A splenectomy is a surgical procedure used to partially or totally remove the spleen. A laparoscopic splenectomy uses a thin instrument with a camera and a "spotlight" called a laparoscope. Often, this is done on the fly in trauma cases. But people also get splenectomies for a variety of reasons: tumor or cyst growths, white blood cell count problems, and some blood diseases.
One common source of malpractice during a splenectomy is a lateral femoral cutaneous nerve injury. These injuries can occur when the patient has improper padding or positioning. The solution to this problem is an inflatable bean bag or something similar to ensure proper positioning. The importance of positioning is magnified in older and obese patients. The surgeon and the operating room staff have an obligation to ensure adequate padding and positioning of the patient.
Certainly, there is no malpractice every time there is a splenectomy. But as this surgery has become more commonplace, more surgeons are performing splenectomies who don't have the training to do so.
Sample Verdicts and Settlements
- 2012, Illinois: $7,522,032 Verdict. A man is receiving a laparoscopic splenectomy when one of the doctors perforates his duodenum and then fails to realize that it is severed. After surgery, the man begins to show symptoms of deterioration, such as respiratory distress and tachycardia. A few days later, an exploratory laparotomy is performed. The perforated duodenum goes unnoticed. Two days after this, the man is diagnosed with two perforations. He dies a few weeks later. His estate brings a claim, alleging that the doctors perforated the patient’s duodenum, failed to realize it, and then failed to repair it. A jury awarded him $7,522,032, which was later reduced to $6,000,000 due to a high/low agreement.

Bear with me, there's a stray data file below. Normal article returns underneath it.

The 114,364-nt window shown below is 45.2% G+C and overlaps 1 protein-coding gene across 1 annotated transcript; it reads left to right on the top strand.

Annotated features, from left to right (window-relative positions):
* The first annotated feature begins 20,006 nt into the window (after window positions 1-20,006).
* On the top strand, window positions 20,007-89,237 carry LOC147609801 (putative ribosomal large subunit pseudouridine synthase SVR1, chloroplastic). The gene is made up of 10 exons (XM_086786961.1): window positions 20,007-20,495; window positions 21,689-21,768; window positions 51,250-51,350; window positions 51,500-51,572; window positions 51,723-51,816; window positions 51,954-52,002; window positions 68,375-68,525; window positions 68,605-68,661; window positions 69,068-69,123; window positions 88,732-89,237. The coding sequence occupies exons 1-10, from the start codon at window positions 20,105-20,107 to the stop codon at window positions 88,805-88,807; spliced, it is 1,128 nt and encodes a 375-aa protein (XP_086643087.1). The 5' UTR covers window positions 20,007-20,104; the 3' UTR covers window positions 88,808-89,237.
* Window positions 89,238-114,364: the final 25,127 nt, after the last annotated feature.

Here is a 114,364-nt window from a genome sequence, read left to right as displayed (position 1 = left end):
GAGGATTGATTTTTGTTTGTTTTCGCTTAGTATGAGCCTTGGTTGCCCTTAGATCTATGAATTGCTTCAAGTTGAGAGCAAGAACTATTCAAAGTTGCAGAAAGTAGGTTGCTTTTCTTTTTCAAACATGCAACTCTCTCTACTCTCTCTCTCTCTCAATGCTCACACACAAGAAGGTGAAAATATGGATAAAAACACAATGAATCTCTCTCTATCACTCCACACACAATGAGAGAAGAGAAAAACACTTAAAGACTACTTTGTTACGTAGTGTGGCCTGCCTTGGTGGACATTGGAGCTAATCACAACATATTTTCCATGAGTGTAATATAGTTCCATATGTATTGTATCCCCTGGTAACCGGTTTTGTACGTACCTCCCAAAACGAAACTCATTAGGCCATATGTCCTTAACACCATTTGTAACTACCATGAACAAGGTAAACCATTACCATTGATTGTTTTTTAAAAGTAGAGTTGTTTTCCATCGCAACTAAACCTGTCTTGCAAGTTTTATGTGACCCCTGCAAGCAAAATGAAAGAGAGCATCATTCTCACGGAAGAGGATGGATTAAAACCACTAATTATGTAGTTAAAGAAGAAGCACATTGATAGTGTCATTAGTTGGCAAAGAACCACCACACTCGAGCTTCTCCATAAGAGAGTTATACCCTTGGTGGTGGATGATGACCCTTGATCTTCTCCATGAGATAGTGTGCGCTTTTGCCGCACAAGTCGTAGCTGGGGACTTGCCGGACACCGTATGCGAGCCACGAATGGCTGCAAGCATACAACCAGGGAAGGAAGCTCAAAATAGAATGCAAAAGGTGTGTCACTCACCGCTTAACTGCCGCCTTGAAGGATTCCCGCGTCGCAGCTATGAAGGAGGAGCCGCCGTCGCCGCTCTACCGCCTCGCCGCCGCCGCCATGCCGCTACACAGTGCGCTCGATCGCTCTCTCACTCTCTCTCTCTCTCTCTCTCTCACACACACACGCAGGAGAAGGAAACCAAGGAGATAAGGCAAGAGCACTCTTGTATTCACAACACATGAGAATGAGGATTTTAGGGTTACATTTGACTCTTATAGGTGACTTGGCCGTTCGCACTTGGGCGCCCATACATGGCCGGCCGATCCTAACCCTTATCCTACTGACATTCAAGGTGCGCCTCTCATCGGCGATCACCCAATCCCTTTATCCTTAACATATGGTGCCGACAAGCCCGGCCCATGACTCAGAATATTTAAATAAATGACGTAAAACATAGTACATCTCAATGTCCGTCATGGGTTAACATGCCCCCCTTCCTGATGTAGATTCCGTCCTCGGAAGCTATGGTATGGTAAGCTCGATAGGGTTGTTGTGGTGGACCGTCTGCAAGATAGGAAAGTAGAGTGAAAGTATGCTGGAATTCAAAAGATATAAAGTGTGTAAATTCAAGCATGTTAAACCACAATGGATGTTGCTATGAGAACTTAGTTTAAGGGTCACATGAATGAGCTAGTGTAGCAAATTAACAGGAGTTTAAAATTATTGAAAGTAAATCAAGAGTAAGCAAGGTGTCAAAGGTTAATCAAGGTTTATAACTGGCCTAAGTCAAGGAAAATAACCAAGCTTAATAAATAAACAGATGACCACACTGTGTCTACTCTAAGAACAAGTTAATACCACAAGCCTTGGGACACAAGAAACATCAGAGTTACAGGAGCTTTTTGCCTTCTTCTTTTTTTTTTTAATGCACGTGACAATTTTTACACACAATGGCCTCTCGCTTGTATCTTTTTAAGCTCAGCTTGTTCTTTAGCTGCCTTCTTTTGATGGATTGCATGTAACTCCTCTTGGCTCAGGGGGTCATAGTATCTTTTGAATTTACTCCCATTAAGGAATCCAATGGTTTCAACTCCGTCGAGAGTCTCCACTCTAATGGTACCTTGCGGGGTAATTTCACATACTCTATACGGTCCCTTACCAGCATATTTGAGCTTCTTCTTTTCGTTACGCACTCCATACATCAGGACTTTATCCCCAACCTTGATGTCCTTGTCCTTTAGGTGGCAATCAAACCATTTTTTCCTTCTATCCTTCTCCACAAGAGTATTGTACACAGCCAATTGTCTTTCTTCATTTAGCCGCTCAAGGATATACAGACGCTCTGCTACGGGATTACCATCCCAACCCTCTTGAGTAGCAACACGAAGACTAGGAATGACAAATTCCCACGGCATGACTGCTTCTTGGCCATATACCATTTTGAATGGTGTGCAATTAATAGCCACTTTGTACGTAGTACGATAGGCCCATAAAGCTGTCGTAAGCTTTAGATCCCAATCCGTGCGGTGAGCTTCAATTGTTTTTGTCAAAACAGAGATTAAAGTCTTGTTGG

- 2010, Oklahoma: $120,617.19 Verdict: A male falls at home and is transported by ambulance to the ER, where he undergoes emergency surgery to remove his ruptured spleen. 10 hours later, a nurse notices that his right foot is edematous and blue when his previous records did not indicate swelling. He is then diagnosed with a Lisfranc fracture in his foot, which did not come from his fall. He files suit against the hospital, claiming that he was under the exclusive control of the hospital and its employees during his surgery and when the injury happened (doctrine of res ipsa loquitur). A judge awards him $120,617.19 in damages.
- 2009, Wisconsin: $17,300,000 Settlement: A six-year-old is suffering from a congenital problem in her spleen, so she undergoes a laparoscopic splenectomy. During the surgery, the doctor uses a tool that he does not have any training or experiencing with. He transects the patient’s aorta, partially cutting the vein carrying blood to her lower extremities, abdomen, and heart, and injuring her small bowel. She loses almost the total amount of blood in her body, goes into cardiac arrest, and suffers an anoxic brain injury during the procedure. She now has permanent brain damage, is unable to feed herself, and is confined to a wheelchair. The case settles before trial for $17,300,000.
Getting a Malpractice Attorney for Your Cut Nerve Case
Our malpractice lawyers handle surgical negligence cases, including claims of negligence during a splenectomy or that cause the need for a splenectomy. If you or a loved one sustained a serious injury as a result of an error or mistake during surgery, call our malpractice lawyers at 800-553-8082 or click here for a free online consultation.
- Splenectomy (video of procedure)
- Splenectomy Verdict in Wisconsin
- Cut medial nerve case in Maryland (not spleen related)
- Sample Expert Report (in a "cut the wrong thing" malpractice case)
- Medical Malpractice in Maryland (overview of medical malpractice claims in Maryland)
- Medical Malpractice Frequently Asked Questions (frequent victim questions)
- Valuing Malpractice Cases (what is the value of your potential malpractice lawsuit?)